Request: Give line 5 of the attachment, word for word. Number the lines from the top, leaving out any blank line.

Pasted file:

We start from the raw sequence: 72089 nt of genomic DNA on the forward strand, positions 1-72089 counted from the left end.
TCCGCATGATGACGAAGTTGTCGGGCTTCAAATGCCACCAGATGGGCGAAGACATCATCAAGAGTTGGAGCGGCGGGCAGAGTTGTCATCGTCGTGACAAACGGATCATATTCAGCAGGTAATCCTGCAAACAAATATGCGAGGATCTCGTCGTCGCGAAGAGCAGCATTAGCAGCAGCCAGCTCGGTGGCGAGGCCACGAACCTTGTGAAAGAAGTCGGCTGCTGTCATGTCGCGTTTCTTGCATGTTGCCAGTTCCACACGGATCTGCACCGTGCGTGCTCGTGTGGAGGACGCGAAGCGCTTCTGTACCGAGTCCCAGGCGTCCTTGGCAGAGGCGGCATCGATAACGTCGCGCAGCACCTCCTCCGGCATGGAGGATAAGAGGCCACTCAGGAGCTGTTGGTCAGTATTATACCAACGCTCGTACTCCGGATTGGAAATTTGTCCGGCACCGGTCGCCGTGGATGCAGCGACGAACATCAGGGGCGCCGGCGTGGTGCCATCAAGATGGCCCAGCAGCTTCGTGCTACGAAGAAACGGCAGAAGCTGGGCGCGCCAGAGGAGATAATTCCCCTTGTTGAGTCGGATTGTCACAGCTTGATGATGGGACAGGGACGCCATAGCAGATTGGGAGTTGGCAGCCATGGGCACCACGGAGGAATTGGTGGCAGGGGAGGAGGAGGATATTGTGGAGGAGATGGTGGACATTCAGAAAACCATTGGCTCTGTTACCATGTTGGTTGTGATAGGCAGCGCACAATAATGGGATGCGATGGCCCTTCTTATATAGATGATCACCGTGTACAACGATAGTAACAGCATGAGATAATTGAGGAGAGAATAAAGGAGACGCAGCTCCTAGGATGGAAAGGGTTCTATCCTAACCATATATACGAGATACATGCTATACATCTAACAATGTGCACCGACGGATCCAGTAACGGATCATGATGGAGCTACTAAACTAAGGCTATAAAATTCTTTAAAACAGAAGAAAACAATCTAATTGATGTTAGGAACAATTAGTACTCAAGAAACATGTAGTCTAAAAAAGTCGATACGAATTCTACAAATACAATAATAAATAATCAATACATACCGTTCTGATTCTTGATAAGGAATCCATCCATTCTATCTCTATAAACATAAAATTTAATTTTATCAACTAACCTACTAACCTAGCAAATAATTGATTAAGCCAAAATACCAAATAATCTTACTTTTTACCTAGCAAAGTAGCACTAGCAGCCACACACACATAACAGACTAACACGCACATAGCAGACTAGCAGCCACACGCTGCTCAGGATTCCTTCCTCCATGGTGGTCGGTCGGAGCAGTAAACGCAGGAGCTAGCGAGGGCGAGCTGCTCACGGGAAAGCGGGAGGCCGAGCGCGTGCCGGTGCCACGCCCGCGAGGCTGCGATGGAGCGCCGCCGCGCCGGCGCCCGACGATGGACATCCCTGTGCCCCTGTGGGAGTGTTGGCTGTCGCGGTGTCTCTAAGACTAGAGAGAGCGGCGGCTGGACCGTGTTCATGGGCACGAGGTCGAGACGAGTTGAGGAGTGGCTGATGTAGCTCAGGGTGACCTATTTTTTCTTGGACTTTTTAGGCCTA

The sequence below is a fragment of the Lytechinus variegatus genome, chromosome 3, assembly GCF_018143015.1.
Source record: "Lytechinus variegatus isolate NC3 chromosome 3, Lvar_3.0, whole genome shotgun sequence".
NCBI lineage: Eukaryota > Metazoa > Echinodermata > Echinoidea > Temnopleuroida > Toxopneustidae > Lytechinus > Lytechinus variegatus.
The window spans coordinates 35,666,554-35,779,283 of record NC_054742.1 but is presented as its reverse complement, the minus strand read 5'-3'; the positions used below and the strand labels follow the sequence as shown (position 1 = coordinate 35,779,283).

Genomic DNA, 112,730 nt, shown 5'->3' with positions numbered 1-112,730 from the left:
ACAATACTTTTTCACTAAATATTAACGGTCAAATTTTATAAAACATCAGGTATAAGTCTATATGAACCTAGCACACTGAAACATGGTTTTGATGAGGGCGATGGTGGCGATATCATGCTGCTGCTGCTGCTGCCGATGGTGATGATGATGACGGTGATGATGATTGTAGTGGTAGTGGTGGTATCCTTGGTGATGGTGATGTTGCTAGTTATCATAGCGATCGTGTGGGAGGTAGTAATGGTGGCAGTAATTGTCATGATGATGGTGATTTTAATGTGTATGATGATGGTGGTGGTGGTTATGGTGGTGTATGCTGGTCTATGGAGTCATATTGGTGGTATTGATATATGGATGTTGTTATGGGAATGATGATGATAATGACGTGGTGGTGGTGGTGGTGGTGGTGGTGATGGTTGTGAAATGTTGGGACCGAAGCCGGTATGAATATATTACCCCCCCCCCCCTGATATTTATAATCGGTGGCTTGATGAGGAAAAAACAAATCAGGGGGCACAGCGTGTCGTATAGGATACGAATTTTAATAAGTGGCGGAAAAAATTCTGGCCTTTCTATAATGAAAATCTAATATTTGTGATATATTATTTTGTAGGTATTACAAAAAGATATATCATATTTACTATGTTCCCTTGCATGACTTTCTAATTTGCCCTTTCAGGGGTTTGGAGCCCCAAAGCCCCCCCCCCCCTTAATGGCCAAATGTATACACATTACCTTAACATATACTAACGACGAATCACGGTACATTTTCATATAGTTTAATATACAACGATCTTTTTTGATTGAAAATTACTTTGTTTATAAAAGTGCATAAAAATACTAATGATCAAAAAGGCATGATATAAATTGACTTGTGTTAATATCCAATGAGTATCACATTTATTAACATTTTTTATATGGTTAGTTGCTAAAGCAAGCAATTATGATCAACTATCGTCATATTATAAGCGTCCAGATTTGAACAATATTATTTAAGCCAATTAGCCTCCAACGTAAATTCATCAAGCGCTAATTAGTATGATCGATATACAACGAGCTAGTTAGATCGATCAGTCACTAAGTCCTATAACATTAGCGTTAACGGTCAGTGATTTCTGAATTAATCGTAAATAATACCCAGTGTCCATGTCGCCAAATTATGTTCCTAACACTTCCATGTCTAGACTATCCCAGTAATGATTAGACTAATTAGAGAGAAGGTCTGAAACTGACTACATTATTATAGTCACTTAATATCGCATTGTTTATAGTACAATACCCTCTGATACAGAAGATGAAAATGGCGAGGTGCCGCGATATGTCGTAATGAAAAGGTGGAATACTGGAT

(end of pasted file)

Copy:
NCBI lineage: Eukaryota > Metazoa > Echinodermata > Echinoidea > Temnopleuroida > Toxopneustidae > Lytechinus > Lytechinus variegatus.